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Will Fujifilm Make The Same Mistake?

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As I often say: "No system is perfect. Choose a system because of its real benefits rather than its unreal benefits"

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Edited by Fredkelder

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I don’t know whether what happened to Sony might happen to Fuji too.

 

I don’t think that, at this point, there would ever be a Fuji full frame ( while there might be a “ medium format” with fixed lens and optical adapters, a bit like an overgrown X100T)  and I agree, as the article puts it, a mirrorless full frame offers more a fad than a well thought logical choice since the “ advantages” over a more traditional design are minimal at best.

 

 

In my view, once a company defines the identity of a product which turn out to be a success ( small size of camera and lenses, high quality image, retro feel and looks) reason has it that that company should stick to what made this camera a success... but we are seeing a certain amount of Fuji users demanding things which go in a direction which is absolutely contrary to the product identity ( as seen and established to date).

 

 

 

So they are asking light efficient large lenses ( which would impair the view of the OVF for those using it and would bring the camera out of balance) and larger grips for more battery life while the logic would suggest using smaller lenses and develop better batteries to stay within the idea of compactness and avoid adding weight and size to something that sells because it is small.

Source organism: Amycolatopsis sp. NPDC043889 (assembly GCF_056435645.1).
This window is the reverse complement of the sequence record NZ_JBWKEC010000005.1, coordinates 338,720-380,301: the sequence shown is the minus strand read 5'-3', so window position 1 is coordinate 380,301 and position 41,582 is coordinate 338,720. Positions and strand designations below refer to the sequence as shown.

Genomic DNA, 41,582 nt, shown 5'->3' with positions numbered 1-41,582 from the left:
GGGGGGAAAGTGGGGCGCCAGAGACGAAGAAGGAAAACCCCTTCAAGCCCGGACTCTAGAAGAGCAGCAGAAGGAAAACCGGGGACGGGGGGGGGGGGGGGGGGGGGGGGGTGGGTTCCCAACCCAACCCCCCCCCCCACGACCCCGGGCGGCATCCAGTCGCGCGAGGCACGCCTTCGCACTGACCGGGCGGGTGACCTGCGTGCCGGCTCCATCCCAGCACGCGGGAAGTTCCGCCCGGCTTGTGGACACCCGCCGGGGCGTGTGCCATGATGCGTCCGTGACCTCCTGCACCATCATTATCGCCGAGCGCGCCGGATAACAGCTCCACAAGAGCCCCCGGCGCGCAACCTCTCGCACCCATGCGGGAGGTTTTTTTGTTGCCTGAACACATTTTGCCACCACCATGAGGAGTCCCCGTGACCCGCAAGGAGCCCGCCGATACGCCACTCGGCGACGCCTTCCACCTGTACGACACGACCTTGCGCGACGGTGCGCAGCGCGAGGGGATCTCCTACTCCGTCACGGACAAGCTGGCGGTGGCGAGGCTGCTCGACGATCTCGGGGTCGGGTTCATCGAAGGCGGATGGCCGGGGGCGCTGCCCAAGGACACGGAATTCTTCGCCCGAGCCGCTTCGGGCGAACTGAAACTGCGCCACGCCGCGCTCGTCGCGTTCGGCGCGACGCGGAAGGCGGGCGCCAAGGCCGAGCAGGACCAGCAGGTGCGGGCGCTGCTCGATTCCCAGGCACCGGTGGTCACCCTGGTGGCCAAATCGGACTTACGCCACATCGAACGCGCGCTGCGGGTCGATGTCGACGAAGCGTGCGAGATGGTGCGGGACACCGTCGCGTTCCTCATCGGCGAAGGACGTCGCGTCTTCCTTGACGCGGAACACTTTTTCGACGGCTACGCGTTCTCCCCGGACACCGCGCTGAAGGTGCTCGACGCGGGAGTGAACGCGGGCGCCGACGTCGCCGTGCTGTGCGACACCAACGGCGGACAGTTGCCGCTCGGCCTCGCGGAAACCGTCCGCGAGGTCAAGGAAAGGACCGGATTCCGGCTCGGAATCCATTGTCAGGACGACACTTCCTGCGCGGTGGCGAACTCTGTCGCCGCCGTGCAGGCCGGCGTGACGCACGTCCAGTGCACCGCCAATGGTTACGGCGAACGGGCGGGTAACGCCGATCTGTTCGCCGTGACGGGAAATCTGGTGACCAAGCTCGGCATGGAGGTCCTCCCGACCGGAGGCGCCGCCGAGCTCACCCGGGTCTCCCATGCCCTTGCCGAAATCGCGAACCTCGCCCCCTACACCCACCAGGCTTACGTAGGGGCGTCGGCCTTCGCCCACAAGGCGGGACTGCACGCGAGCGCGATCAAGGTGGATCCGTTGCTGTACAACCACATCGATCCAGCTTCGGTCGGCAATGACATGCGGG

In the end we might end up with the largest small camera in the APS-C world, who knows?

 

On the other hand, do I really care of what the future will bring?

 

Within the Fuji system I found my own niche and I am happy.  I admit not being interested in comparing my cameras with other systems... because I just simply don’t care. Maybe there are better cameras out there but would I make any better pictures with them? I doubt it.

 

The only important thing is how comfortable I am with camera and the software that I use.

 

Frankly speaking that’s another area in which I really don’t obsess too much. I found something that works for me (although others might find unrefined or even technically objectionable) and I do it. I am reasonably happy with the results. At this point in time, my like my judgement on the things that I do is the only one judgement that I really care about.

 

I don’t have to please anyone else than myself and I am not unhappy.

 

I made my choice based mostly on the feel and looks of the X cameras and that’s that. I really don’t care that this that or the other system are “ better” or worse.

 

Often I see people announcing their divorce from the Fuji system and selling all their equipment (more often than not at a gigantic loss) when I read the reason why that happens ( with very few exceptions mentioning limitations which impair a particular thing, but then I wonder why one committed so heavily to one system...) I think that those who do that must be crazy but hey, farewell, to each his own!

 

 

Of course there will be contradictions from Fuji’s part and maybe a faux pas or two ( like the release or lack of release of Kaizen) but it’s all in the game.